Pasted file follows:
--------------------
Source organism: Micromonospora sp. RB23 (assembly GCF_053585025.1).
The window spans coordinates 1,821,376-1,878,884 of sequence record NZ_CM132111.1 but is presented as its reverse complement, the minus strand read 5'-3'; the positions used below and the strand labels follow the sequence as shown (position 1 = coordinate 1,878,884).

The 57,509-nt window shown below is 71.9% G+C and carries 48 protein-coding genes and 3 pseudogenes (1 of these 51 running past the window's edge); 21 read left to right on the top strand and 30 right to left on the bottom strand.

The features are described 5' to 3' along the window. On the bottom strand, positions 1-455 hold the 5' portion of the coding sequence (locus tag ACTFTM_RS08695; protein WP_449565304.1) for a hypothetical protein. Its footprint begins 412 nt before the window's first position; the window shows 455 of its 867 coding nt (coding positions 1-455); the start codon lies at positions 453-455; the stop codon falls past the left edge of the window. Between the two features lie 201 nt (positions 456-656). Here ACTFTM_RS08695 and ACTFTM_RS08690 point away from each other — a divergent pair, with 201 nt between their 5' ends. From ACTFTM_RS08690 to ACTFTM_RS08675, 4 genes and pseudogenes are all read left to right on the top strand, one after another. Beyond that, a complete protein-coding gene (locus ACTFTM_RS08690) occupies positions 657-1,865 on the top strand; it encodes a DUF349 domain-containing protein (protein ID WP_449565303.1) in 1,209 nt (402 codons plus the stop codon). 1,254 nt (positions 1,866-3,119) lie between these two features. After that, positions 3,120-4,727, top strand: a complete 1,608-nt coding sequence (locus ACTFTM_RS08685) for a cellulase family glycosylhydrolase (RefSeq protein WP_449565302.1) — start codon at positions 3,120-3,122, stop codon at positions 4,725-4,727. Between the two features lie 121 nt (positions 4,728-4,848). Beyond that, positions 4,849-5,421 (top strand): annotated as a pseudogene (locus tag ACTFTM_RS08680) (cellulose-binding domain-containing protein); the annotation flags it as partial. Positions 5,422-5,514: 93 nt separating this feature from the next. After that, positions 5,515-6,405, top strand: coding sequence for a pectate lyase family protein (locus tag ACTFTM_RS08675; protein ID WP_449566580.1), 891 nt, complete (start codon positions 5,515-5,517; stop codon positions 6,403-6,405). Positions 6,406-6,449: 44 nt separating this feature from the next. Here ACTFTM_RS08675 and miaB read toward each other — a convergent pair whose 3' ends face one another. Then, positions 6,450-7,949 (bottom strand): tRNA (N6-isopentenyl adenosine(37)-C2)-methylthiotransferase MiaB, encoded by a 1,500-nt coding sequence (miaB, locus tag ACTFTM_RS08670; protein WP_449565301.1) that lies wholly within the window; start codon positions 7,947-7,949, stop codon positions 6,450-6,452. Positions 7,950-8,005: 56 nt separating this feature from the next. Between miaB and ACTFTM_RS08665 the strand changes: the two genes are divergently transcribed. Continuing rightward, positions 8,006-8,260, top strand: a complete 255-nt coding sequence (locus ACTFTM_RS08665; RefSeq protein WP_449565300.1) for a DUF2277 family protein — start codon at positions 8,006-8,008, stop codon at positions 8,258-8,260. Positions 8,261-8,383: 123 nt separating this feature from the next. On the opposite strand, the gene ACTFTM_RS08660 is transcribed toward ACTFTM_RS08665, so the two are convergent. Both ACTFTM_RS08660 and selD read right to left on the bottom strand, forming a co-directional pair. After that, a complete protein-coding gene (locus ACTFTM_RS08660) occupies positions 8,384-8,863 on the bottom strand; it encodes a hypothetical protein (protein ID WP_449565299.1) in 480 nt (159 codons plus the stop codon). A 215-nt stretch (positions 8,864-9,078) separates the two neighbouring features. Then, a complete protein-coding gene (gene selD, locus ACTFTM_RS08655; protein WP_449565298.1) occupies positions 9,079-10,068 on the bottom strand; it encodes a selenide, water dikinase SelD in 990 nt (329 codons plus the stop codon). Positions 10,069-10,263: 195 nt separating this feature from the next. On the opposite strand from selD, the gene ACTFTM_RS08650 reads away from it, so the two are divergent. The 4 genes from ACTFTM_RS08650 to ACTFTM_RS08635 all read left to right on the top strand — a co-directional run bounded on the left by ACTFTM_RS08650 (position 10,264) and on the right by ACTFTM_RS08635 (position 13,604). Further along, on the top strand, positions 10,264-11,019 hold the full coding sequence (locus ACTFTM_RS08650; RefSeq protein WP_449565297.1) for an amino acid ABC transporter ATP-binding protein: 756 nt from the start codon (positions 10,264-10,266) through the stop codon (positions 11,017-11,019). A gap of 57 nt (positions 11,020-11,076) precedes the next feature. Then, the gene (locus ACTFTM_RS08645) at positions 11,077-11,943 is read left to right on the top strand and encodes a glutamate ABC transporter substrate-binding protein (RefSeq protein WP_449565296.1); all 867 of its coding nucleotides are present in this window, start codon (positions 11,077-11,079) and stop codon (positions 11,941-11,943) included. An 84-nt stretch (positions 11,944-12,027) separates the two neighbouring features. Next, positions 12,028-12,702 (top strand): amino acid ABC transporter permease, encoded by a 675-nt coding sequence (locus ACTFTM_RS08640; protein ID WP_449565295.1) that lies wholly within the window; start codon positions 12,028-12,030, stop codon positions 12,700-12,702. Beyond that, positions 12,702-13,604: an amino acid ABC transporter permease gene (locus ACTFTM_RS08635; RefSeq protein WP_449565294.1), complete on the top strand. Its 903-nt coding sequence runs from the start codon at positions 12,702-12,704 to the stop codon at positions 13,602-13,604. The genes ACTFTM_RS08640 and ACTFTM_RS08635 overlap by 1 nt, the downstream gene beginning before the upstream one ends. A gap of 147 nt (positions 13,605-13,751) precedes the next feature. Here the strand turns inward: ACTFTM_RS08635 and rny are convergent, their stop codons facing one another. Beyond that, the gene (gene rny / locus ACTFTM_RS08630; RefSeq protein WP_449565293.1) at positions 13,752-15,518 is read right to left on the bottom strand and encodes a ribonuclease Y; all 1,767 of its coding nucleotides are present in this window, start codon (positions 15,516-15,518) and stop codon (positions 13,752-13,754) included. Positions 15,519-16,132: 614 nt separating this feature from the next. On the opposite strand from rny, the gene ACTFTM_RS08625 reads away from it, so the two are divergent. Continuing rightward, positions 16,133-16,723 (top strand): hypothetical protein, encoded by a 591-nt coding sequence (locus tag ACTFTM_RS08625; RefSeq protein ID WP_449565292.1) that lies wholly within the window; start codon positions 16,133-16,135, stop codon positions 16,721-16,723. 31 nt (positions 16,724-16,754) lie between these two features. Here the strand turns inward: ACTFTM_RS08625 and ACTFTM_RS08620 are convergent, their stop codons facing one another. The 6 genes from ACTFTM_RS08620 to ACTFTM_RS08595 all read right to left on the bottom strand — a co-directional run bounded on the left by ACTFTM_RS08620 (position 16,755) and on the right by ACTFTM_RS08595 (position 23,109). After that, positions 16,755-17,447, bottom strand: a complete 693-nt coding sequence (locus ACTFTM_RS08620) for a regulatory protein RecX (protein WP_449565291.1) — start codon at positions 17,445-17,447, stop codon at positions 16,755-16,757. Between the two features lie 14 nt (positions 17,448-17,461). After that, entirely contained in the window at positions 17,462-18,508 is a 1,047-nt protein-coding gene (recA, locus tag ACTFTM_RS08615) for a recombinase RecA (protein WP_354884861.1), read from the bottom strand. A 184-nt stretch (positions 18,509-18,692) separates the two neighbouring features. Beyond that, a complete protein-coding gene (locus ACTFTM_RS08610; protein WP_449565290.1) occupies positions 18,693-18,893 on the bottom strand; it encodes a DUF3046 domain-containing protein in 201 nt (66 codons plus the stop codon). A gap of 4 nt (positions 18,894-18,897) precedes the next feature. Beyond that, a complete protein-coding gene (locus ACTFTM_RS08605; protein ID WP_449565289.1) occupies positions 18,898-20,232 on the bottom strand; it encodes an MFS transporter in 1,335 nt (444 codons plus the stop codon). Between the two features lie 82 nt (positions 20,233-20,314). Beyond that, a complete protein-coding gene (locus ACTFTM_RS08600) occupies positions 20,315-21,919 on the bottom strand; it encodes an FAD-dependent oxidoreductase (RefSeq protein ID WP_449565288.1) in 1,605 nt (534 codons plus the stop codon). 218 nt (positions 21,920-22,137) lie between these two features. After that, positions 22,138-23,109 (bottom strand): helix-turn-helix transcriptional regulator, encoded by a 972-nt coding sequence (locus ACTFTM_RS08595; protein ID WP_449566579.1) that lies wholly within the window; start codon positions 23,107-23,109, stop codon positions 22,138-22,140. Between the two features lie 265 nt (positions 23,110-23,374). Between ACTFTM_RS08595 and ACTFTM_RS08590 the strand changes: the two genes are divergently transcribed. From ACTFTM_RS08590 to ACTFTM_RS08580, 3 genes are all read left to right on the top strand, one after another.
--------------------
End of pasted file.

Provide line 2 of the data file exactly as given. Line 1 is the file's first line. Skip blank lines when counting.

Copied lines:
The window spans coordinates 1,821,376-1,878,884 of sequence record NZ_CM132111.1 but is presented as its reverse complement, the minus strand read 5'-3'; the positions used below and the strand labels follow the sequence as shown (position 1 = coordinate 1,878,884).